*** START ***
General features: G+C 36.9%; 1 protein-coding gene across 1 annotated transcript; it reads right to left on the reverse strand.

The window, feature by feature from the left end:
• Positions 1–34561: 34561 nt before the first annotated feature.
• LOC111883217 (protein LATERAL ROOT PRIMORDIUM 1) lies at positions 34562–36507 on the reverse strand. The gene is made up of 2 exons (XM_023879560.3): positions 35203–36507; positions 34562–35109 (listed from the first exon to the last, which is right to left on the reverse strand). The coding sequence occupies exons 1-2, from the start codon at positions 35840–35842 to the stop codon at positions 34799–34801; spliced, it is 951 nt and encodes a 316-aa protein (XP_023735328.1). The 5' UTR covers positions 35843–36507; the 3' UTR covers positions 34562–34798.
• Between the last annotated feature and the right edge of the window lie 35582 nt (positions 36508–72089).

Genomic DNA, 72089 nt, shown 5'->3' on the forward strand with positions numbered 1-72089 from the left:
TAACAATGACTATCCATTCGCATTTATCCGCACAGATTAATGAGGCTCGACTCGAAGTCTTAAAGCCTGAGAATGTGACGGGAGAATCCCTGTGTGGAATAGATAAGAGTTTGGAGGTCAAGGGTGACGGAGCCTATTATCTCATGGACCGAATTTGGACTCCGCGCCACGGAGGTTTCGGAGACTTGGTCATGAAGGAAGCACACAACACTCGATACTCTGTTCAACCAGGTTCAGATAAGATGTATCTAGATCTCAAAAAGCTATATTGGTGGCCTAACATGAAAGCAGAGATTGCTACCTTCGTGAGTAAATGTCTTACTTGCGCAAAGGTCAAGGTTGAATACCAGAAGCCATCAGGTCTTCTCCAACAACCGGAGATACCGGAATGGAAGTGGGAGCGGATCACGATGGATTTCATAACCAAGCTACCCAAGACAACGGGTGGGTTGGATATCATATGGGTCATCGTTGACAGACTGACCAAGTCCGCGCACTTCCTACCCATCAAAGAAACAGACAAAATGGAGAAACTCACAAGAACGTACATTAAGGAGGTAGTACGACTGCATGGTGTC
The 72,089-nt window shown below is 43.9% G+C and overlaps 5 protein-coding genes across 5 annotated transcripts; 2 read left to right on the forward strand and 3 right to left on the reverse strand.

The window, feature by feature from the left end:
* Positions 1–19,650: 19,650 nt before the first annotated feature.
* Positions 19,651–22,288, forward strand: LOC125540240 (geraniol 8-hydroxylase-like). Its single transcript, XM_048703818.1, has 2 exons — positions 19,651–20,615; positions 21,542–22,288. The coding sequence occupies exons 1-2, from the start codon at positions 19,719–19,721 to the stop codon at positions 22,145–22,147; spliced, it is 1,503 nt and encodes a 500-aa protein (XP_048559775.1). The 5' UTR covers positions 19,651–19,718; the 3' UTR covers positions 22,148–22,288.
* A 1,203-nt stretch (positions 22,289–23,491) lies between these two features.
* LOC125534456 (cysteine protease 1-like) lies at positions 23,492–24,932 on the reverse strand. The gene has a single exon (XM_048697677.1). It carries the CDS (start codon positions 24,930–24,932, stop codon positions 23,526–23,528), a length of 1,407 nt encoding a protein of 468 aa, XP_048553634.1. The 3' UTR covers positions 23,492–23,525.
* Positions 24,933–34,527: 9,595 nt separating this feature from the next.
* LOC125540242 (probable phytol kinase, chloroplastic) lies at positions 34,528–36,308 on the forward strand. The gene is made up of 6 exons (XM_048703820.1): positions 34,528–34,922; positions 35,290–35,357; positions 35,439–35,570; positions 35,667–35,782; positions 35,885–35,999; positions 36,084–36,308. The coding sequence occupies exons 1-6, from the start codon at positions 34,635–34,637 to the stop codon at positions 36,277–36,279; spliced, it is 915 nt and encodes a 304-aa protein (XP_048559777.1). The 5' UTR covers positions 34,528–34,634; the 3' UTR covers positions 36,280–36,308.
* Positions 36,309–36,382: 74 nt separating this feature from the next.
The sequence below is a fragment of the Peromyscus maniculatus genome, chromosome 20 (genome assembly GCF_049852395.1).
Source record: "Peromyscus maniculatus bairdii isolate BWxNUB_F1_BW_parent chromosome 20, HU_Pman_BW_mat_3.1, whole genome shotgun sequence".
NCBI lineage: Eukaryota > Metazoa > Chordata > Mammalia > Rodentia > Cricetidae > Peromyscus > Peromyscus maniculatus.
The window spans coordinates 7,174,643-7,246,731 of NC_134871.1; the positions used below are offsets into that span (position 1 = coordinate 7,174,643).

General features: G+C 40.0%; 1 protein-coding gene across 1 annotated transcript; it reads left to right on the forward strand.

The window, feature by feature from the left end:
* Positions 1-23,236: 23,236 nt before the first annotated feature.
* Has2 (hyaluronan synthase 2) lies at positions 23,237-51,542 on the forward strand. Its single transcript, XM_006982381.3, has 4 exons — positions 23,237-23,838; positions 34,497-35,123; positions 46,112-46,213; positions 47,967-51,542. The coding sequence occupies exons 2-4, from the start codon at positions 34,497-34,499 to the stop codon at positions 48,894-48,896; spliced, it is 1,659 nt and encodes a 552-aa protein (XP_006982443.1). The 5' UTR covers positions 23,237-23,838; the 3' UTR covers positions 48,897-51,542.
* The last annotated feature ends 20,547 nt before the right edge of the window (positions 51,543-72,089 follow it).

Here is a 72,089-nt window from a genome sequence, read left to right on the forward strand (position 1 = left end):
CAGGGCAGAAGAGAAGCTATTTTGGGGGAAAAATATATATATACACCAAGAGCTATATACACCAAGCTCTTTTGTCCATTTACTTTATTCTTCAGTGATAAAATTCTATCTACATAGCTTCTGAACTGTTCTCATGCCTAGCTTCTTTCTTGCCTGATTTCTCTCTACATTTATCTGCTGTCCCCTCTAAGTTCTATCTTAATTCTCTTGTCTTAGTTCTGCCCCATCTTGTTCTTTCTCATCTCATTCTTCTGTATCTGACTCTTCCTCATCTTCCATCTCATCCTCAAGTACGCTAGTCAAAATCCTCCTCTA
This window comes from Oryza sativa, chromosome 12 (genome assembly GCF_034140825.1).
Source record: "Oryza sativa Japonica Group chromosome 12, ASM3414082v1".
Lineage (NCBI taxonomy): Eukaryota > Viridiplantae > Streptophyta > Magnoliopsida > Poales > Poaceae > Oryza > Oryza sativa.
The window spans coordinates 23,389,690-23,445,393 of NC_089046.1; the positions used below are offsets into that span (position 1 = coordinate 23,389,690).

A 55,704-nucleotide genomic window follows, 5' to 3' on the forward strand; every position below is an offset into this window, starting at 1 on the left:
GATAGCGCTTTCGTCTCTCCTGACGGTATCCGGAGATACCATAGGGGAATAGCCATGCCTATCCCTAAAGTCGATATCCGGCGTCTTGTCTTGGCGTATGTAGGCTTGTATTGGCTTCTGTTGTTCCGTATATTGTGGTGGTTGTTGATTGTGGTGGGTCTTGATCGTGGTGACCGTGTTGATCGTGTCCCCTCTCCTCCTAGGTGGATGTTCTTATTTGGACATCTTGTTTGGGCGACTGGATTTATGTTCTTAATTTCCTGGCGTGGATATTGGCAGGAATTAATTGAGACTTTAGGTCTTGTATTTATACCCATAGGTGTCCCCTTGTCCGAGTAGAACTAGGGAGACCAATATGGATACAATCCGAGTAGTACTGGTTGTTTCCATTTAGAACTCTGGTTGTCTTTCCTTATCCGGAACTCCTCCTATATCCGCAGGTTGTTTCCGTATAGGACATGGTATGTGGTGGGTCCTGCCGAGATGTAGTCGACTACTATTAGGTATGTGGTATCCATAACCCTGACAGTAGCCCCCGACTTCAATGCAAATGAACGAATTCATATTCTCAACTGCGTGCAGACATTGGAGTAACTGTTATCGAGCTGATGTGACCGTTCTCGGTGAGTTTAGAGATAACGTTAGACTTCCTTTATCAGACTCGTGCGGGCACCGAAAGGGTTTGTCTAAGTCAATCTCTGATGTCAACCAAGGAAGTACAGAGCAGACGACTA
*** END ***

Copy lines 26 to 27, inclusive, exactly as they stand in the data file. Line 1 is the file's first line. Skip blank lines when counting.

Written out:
Here is a 72,089-nt window from a genome sequence, read left to right on the forward strand (position 1 = left end):
CAGGGCAGAAGAGAAGCTATTTTGGGGGAAAAATATATATATACACCAAGAGCTATATACACCAAGCTCTTTTGTCCATTTACTTTATTCTTCAGTGATAAAATTCTATCTACATAGCTTCTGAACTGTTCTCATGCCTAGCTTCTTTCTTGCCTGATTTCTCTCTACATTTATCTGCTGTCCCCTCTAAGTTCTATCTTAATTCTCTTGTCTTAGTTCTGCCCCATCTTGTTCTTTCTCATCTCATTCTTCTGTATCTGACTCTTCCTCATCTTCCATCTCATCCTCAAGTACGCTAGTCAAAATCCTCCTCTA